5 Main Reasons To Visit Umbria

The tiny, land-locked region of Umbria may not be able to boast big hitters such as Florence and Siena, but it more than makes up for it with its stunning yet intimate hill towns, delicious peasant cuisine, abundant religious and Roman remains, and almost mystical feel. Here are a handful of tips on things to do in Umbria, the green heart of Italy.


Even without the legacy of St. Francis, the medieval town of Assisi, tucked away on the slopes of Monte Subasio 20 minutes or so east of Perugia, is a delight. Loved for its magnificent medieval architecture, the kids and I like to try and get here late, when the crowds have left but the Basilica of St. Francis is still open. Try to drink in the atmosphere of the medieval alleys (especially good at night) and views of surrounding countryside, blanketed in woods and olive groves. The soft pink of its buildings shimmering against the greenery of the mountain is enough to take even my teenager’s breath away.


“Horribly beautiful” is how the Marmore Waterfalls were described by great English poet Lord Byron. The waterfalls – at 165 metres, the tallest in Europe – aren’t actually a gift from nature; they were created by human (Roman) hand in the 3rd century B.C. Marmore is the epicentre of the area’s tourist industry, and offers vast numbers of visitors the chance to practice exciting sports (we love the rafting) in the stretch of river below it. Late afternoon‘s a good time to view the falls on a sunny day; less haze.


Piediluco is a small medieval village situated on the shores of the lake of the same name, and an ideal destination for fans of sailing, boating and water skiing. International rowing competitions are held here, and its sports facilities are used by athletes from around the world. We love to rent a pedalo and pedal to Monte Caperno, where you can shout up to two syllables and hear the echo phenomenon – then relax on the small, well-equipped beaches.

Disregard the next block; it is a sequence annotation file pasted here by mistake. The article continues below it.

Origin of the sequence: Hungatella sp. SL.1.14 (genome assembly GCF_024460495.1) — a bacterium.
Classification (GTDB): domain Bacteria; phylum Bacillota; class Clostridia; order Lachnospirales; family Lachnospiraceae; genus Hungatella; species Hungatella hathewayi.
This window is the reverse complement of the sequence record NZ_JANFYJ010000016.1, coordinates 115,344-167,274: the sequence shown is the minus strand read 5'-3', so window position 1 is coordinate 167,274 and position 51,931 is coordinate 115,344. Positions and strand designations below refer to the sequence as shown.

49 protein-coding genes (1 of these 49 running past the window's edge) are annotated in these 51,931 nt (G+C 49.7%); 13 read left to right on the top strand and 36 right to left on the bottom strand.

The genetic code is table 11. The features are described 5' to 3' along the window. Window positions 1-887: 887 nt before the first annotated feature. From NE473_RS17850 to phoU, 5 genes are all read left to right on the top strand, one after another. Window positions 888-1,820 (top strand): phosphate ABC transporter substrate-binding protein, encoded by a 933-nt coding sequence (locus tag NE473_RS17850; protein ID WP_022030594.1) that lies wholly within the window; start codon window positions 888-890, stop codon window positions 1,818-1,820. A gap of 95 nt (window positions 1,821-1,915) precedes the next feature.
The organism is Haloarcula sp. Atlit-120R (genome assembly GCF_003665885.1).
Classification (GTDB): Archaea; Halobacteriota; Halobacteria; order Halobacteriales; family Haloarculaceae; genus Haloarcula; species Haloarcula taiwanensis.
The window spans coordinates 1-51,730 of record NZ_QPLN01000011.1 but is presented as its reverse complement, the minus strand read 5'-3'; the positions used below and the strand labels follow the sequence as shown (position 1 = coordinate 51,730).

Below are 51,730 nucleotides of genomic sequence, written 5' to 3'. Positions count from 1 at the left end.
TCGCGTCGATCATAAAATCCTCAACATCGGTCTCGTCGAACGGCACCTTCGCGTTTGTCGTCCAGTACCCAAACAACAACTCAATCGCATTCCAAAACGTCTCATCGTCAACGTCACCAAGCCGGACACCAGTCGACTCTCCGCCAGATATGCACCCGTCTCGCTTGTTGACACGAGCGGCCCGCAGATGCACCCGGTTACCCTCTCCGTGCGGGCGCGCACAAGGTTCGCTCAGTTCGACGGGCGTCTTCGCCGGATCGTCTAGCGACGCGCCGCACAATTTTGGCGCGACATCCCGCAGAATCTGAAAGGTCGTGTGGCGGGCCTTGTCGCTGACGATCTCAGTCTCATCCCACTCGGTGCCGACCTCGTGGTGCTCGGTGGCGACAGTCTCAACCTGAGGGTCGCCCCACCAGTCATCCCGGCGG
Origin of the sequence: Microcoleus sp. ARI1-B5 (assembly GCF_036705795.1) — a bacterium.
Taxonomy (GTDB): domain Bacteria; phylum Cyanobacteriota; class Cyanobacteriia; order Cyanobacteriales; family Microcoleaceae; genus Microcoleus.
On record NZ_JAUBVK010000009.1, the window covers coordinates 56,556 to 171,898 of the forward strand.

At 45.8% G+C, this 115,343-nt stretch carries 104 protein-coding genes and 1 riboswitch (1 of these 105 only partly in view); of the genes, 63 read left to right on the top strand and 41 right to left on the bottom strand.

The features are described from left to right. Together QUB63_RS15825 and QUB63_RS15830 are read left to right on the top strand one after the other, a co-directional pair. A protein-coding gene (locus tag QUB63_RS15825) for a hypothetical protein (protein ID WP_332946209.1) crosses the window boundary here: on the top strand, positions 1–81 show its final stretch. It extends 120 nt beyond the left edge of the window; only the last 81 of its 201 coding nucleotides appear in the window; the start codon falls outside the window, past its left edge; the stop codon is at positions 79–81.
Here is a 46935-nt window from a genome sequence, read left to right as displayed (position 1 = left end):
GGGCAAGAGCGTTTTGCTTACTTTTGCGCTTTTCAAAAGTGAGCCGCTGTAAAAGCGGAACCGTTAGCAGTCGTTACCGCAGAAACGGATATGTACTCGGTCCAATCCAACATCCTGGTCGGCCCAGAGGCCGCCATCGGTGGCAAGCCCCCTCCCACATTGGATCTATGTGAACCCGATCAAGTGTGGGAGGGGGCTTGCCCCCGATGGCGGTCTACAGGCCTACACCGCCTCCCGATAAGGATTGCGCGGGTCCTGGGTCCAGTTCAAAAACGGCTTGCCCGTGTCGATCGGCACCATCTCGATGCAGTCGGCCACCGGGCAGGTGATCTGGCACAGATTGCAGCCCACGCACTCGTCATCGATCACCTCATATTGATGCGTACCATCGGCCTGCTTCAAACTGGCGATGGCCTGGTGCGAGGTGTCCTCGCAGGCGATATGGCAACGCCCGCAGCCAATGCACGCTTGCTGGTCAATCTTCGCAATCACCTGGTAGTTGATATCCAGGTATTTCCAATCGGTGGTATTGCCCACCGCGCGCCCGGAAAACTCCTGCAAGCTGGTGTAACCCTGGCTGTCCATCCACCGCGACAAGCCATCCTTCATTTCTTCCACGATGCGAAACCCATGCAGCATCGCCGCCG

The city of Spoleto is full of impressive Roman ruins. In ancient Roman times, the city was a favourite spot for nobles to build their summer holiday homes, with its cool climate and the clean air of the surrounding forests. Head for Rocca Albornoz, where you can first admire the view of the marvellous valley of Spoleto and the Cathedral, then embark on a fascinating mechanised journey as eight blocks of escalators take you on a journey up to the Ponzianina, Corso Garibaldi, the Basilica St. Salvatore, San Ponziano Church and Monastery.


To this day, truffles remain a delicacy for the most demanding palates, and Norcia, 50 kilometres from Spoleto, has been the ‘truffle capital’ since Roman times. If you like your visits quieter than Assisi, this small town combines the delicacy with art, beautiful countryside and traditional customs in a very Umbrian way. The truffle is the most celebrated and expensive ingredient in Italian cookery, and used to flavour a range of dishes, such as crostini al tartufo, pasta and risotto dishes. All of which explains why Umbria is one of the top-rated parts of Italy when it comes to quality of life.

Single Parents on Holiday offer a 1-week break in Umbria exclusively for single parents and their children from 5 to 12 August 2017. This single parent holiday is an activity holiday with accommodation at a beautiful small country hotel near Spoleto with good sized pool and a range of activities and excursions on offer, such as a visit of the Marmore waterfalls, an evening in Spoleto, a day trip to Assisi, rafting, high rope garden, a boat trip on Lake Piediluco, and much more.

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